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Humane advocates sometimes consider the passage of animal-friendly legislation as a barometer of our success at the federal level, and good laws are unquestionably vital. However, a country that cares for animals must demonstrate that concern through its expenditure commitments. As a result, we seek to preserve animals and change legislative budget priorities for critical government agencies.
With the House and Senate preparing to vote on the federal government’s fiscal year 2022 funding package, we can see that our broad-based approach has made a difference again.
Increased financing for programs that expand sheltering alternatives for survivors of domestic abuse and their pets and strengthening the USDA’s enforcement powers regarding horse soring demonstrates the difference. It is evident in legislative limitations on using USDA funding to inspect horse slaughter factories in the United States (effectively closing such businesses) and support of non-lethal measures, such as immunocontraception, for managing wild horses and burros on our western rangelands.
These components of the package demonstrate a critical point: While we must advocate for animal-friendly legislation, we must also convince lawmakers to use their veto power to ensure that federal agencies pursue implementation, regulation, and enforcement efforts consistent with the spirit of those laws.
Whether we’re attempting to ensure that people fleeing domestic violence situations with their cherished animals have a haven, that the USDA has the resources necessary to prevent animal suffering in the Tennessee walking horse industry, or that the Bureau of Land Management prioritizes immunocontraception in wild horse and burro management, we need to ensure that the appropriate levers of government are pulled across a variety of federal agricultural agencies.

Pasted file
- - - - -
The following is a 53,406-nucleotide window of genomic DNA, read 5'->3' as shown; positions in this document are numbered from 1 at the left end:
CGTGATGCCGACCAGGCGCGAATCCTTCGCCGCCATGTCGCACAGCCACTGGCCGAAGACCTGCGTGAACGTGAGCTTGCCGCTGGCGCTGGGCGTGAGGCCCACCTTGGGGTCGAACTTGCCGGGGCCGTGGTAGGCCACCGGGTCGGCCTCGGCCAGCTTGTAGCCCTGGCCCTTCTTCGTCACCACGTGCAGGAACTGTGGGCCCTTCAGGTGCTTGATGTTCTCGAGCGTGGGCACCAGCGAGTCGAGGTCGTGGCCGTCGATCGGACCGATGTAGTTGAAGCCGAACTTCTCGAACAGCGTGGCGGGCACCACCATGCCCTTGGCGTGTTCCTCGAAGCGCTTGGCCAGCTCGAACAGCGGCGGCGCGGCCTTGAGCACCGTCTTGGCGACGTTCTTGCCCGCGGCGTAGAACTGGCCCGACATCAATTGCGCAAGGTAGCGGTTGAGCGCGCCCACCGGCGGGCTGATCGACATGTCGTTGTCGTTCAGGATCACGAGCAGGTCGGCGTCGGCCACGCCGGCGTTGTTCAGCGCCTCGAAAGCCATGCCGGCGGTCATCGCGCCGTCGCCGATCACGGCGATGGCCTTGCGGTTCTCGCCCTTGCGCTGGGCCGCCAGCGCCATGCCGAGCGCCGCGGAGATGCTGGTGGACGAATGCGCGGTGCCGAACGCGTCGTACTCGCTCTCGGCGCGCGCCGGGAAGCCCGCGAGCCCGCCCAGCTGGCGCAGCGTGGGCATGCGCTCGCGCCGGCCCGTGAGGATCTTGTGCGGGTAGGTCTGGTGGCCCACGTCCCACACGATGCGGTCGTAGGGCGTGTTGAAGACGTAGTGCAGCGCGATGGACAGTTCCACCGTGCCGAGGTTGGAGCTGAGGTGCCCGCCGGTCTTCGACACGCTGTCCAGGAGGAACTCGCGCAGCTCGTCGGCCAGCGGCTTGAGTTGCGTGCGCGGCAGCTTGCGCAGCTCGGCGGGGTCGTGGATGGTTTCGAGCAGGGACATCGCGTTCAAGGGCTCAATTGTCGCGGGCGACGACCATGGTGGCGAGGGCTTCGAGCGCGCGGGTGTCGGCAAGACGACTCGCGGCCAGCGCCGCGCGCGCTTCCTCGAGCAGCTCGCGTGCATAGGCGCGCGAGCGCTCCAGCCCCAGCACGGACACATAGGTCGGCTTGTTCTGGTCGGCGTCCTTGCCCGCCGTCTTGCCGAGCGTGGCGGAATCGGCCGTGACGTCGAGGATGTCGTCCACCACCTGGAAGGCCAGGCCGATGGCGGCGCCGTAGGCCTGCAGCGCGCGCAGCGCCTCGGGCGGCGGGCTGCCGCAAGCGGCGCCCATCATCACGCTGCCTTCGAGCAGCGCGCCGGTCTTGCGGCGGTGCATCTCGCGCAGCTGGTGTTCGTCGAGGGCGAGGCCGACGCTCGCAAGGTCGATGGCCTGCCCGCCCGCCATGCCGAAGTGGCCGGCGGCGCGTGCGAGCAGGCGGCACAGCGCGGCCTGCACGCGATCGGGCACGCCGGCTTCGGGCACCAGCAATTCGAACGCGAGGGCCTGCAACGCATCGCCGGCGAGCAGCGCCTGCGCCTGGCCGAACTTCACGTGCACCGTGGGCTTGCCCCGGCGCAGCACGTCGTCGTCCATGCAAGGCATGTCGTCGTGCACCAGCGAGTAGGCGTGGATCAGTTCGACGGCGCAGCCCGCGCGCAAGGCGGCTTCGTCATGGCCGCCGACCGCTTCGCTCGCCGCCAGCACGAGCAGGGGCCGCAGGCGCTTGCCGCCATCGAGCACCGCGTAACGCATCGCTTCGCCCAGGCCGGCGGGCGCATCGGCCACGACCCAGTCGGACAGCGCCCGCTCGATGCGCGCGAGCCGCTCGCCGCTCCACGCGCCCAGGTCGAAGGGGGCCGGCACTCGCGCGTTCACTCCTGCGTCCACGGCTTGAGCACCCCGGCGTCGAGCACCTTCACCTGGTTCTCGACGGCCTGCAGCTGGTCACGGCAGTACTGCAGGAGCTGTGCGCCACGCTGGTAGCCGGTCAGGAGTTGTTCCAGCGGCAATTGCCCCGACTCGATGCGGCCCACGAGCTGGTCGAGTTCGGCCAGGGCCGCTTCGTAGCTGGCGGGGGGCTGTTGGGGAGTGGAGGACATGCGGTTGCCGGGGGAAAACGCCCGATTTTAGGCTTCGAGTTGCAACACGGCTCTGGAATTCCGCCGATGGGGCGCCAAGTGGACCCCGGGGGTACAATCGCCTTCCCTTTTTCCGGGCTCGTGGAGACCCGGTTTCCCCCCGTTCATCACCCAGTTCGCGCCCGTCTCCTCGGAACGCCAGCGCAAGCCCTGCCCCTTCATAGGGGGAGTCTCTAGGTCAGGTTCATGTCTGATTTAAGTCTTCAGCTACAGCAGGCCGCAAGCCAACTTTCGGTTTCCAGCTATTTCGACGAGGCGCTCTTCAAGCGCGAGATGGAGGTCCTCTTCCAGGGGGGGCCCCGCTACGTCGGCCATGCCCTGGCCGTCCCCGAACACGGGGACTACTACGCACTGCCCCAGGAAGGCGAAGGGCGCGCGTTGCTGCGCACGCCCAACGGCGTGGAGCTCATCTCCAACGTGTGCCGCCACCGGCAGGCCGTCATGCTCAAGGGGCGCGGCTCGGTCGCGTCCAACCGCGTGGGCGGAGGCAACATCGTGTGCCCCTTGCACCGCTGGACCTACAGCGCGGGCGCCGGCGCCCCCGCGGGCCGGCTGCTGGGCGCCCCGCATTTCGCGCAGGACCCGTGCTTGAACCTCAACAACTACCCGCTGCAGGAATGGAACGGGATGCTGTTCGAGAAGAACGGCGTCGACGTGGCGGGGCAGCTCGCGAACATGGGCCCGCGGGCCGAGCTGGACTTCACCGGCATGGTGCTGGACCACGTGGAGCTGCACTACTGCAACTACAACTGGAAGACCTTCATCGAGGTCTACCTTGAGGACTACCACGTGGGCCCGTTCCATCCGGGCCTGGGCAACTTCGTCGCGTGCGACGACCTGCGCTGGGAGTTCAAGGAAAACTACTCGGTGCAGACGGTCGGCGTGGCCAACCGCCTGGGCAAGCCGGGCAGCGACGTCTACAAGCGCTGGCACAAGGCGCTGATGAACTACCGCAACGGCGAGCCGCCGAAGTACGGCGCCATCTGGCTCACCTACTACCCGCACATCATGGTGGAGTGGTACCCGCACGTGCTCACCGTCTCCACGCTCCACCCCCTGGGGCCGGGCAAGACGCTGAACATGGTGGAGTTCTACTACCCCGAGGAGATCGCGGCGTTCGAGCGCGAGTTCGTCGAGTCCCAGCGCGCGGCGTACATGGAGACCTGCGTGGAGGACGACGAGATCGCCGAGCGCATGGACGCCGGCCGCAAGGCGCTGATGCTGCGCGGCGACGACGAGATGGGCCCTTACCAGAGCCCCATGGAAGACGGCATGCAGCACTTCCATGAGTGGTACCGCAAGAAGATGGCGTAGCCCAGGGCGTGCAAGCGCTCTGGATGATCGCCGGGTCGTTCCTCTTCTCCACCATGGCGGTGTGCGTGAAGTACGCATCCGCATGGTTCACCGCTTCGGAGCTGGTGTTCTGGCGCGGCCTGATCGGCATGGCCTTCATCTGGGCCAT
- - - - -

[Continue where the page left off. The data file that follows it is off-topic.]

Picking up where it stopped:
Since early 2021, we have been pursuing these critical advances. Our team engaged with lawmakers regularly for a year, responding to their inquiries, sharing our views and supporting evidence, and encouraging them to push these policies. Finally, we examined ways to increase financing for particular programs or compel reform or course correction via legislative orders.
Additionally, there is positive news for animals included in the package, which contains several additional accomplishments for which we battled long and hard. Congress pressured the USDA to reject a faulty enforcement strategy based on “teachable moments”—which were simply a ruse for inspectors to avoid recording issues at puppy mills, roadside zoos, and other regulated facilities—and establish a more robust compliance system. Additionally, it expanded money for the Veterinary Medicine Loan Repayment Program, which assists veterinarians in establishing practices in underprivileged communities.
They also tightened trophy-hunting organizations can implement the Fish and Wildlife Agency to report on its elephant and lion trophies importation license application evaluation processes, expressly whether permits are granted based on well-founded evidence that exporting countries protect these species adequately.
They also raised money for the critically endangered North Atlantic right whale and other dwindling and trafficked species, which is another positive development for wildlife. They reintroduced provisions requiring animal welfare inspections at USDA’s own Agricultural Research Service laboratories and prohibiting “Class B” dealers (notorious for their questionable animal dealing practices). They urged the Biden administration to continue its commitment to developing alternatives to animal research and testing.
President Biden is expected to sign the spending bill into law soon after the House and Senate votes. That pen stroke will bring our public policy team’s extensive and arduous workstream to a close. However, it will also indicate that we have been successful in our recent efforts to enhance animal care and protection via the legislative process, making our country more compassionate.